“I don’t believe you.”
She looked down at her hands, shrugged.
“Let me read something. I’ll tell you if it’s crap.”
She gave him a coy smile. She had a look about her that he couldn’t quite figure.
“We can act out the scenes,” he suggested. “I’ll play the hero.”
“Who says there’s a hero?”
“This is America. There’s gotta be a hero. You want to sell tickets, don’t you?”
“All right, if you insist. But you’re not exactly who I pictured for the part.”
“I clean up good.”
“Who said anything about clean?”
“Now I’m getting curious.”
“Dirty interests me.”
“I’m a very convincing actor.”
“I’ll bet you arc.”
They ate oysters, noisily sucking the shells. They drank all afternoon, then stepped out into the dwindling light, blinking. They ran to the beach, kicking off their shoes. The water was cold and very blue. The sky was violet. He could not remember seeing a more beautiful night. Ida looked like a kid, running in the surf. She had short, pale legs, full thighs. He knew he could kiss her if he wanted to. He could feel her thinking about it, wondering if he would. Maybe he would, later. Still, he sensed there was something fragile about her. Maybe she was broken. She had a history. He wasn’t sure he could deal with it.
“I’ll tell you my life story,” she had whispered in his ear at the bar, “if you’ll tell me yours.” Under the circumstances, the way she’d said it with her warm oyster breath had turned him on. She’d been born and raised in Iowa. He tried to imagine her as a girl there with her knock-knees and flat feet and precocious breasts and slightly swayed back. He pictured a tire swing on a big oak tree, somebody’s pickup in the driveway. A clapboard house with a porch. A big red tractor out in the field. She could twirl a baton, she’d said, and he imagined her festooned with pom-poms in the Fourth of July parade. The images seemed familiar to him, selected from his mental archives—visual scraps from old Budweiser commercials—and he realized they were not his own.
Ida was looking out at the ocean, squinting with such earnestness that he thought she must be drunk.
“Hey,” he said, and touched her back. “You look sad.”
“I’m not. Not really, I’m not.”
“What are you looking at? What’s out there?”
“Everything,” she said. “And a whole lot of nothing.”
Holding hands, they walked over to the pier. It was strange holding hands with her and he found himself wondering how to break apart without insulting her. He imagined what Marion might think of it. They walked on the pier, toward the lights of a carnival. Ida wanted to ride the Ferris wheel. The air smelled of popcorn, a buttery rancid smell—maybe it was puke. He had never liked rides and now, whirling up backward after drinking so much, made his stomach turn. “Scaredy cat,” she accused him, as he gripped the handlebar and closed his eyes. She took his hand in her sweaty palm and held it very tight and whispered into his ear, “Don’t be afraid.”
Later, they lay on the beach in the cool sand, looking up at the stars. For a while they didn’t speak. You could hear the ocean, the breaking waves, people screaming on the rides. As he lay there beside her, he thought about the variations of terror that existed in the dark.
He turned onto his side and looked at her. She had put her hair into two braids and looked wholesome as the next Midwestern girl, and yet he was pretty certain that she was not. On the one hand, she was sturdy and resilient and resourceful. She seemed dependable too, like if she said she would do something you could count on her to do it. On the other, she had a kind of wounded beauty that came from being let down. She was like a pressed flower in somebody’s scrapbook, he thought, signifying some important event, the memory of which left something to be desired.
“About my script,” she said. “I’m realizing how awful it is.”
“It’s not awful. I know it’s not.”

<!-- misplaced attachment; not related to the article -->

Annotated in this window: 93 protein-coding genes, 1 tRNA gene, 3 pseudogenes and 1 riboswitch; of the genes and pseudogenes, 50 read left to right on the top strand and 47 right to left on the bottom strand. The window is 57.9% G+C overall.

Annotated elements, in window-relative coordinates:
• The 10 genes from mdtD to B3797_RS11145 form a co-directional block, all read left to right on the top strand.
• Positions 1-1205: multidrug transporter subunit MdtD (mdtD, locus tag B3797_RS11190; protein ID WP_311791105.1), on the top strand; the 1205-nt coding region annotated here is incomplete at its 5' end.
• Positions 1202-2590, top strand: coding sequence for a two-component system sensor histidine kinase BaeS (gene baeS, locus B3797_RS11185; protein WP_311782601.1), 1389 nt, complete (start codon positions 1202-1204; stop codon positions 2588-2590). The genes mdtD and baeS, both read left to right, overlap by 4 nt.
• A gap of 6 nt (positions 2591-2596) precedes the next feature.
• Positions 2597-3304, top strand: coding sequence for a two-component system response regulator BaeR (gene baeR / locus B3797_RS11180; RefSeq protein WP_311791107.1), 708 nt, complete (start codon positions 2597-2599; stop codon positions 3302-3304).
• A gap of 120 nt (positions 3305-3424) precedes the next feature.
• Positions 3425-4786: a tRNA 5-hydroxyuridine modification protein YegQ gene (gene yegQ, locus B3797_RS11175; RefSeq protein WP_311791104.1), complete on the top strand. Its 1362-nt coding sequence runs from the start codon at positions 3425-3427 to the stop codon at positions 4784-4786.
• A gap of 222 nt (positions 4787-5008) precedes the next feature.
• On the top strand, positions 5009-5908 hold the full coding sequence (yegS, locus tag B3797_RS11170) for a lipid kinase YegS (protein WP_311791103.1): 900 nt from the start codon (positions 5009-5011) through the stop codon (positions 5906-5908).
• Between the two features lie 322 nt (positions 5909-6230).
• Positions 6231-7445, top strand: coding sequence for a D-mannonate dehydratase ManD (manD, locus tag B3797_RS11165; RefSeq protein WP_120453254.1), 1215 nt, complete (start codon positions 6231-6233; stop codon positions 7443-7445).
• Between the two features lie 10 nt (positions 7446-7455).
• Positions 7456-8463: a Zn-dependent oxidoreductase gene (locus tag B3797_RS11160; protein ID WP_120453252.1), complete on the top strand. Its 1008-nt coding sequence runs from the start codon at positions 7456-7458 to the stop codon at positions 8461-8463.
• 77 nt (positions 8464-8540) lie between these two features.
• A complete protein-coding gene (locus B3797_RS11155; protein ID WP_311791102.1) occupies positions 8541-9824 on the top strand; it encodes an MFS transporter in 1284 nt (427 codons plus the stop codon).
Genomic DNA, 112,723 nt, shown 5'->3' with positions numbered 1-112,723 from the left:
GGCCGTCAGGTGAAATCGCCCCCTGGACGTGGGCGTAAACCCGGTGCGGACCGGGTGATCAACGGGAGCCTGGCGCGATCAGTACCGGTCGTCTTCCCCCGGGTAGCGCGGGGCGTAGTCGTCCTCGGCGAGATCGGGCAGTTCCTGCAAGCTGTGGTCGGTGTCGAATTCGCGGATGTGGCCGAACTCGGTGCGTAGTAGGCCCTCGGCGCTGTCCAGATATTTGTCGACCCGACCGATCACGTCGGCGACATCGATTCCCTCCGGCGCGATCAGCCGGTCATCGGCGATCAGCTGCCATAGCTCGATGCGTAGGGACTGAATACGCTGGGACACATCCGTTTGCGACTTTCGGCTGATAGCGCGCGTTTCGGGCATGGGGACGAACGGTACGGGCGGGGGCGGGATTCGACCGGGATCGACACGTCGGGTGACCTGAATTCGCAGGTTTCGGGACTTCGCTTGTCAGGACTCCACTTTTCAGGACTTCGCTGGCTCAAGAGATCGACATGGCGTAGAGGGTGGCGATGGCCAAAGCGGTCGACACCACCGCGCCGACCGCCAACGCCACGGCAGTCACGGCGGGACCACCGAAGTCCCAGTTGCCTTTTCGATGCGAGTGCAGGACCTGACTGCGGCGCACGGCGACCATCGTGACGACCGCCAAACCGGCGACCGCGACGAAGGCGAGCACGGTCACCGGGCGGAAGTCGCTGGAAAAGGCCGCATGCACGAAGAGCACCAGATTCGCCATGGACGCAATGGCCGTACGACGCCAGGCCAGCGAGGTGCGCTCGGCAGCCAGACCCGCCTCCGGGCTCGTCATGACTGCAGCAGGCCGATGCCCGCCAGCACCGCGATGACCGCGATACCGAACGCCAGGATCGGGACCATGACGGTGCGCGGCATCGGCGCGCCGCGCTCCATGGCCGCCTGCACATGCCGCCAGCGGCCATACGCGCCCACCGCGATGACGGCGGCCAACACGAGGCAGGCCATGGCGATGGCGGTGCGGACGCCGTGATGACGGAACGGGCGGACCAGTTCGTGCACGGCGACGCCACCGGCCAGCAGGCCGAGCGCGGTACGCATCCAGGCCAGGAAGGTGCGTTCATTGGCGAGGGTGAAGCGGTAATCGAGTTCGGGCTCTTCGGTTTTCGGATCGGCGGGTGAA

“You don’t know that.”
“I know you. At least I’m getting to know you.”
“You don’t know me,” she said disdainfully.
“I want to. I want to know you.”
“Maybe you just want to fuck me.”
The comment startled him and he said nothing because there was a possibility that it was true.
“You’re still married.”
“I know. I have to figure that out.”
“I’ve been through a lot,” she said. “I’ve been hurt.”
“I promise not to hurt you,” he said, touching her arm gently, and he meant it.
“Not all men.”
She nodded. “All men. Men can be brutal.”
“Not all men.”
“I don’t think that’s true.”
“That’s because you’re one of them. I could provoke you, if I wanted to.”
“Why would you do that?”
She looked away. In a strange way, the conversation was turning him on. “Go ahead, provoke me.”
“You asked for it.” She rolled on top of him and started tickling him all over and he laughed even though he hated being tickled and then she pummeled him wickedly all over his chest. He got a little angry and rolled her onto her back and climbed on top of her and held down her wrists and she strained against him and her face changed slightly and for a moment he imagined being inside her. He could feel her squirming, the bones of her hips, her belly, her thighs. He seemed to come out of a haze and released her and rolled back onto the sand. Side by side, they were breathing hard.
“You provoked me,” he said.
“I know. It’s okay. Maybe I liked it.” Her eyes were shining, her face flushed.
He didn’t know what to say to her, so he said nothing.
He lay back down and looked up at the stars. At length he asked, “What are your plans?”
“What do you want?”
She repeated his question without answering.
“In life,” he clarified.
“I have no idea what I want. I don’t know.” Then, like it was a joke, she said, “I want a husband and a little house in the country with a picket fence and a whole gaggle of kids.” He watched her, trying to figure out if she was serious. “I want a high-paying job where I get to be nasty to people.” Then she added, “I want a flat in Paris.”
None of those things seemed to fit her destiny.
“I suppose I want what most women want.”
“Which is what?”
“Sounds like a perfume.”
“I want to feel at peace. In here,” she tapped her heart. “I want to stop feeling like I’m second rate.”
“You always say that. It’s not true.”
“I don’t know why I say it; I
“Maybe you should get out of L.A.”
She shrugged. “I like it here. I like the sunshine.”
“Maybe you’ve gotten used to being second rate.”
“Maybe it’s another one of my bad habits.” She turned onto her side and looked at him. “What about you? What do you want?”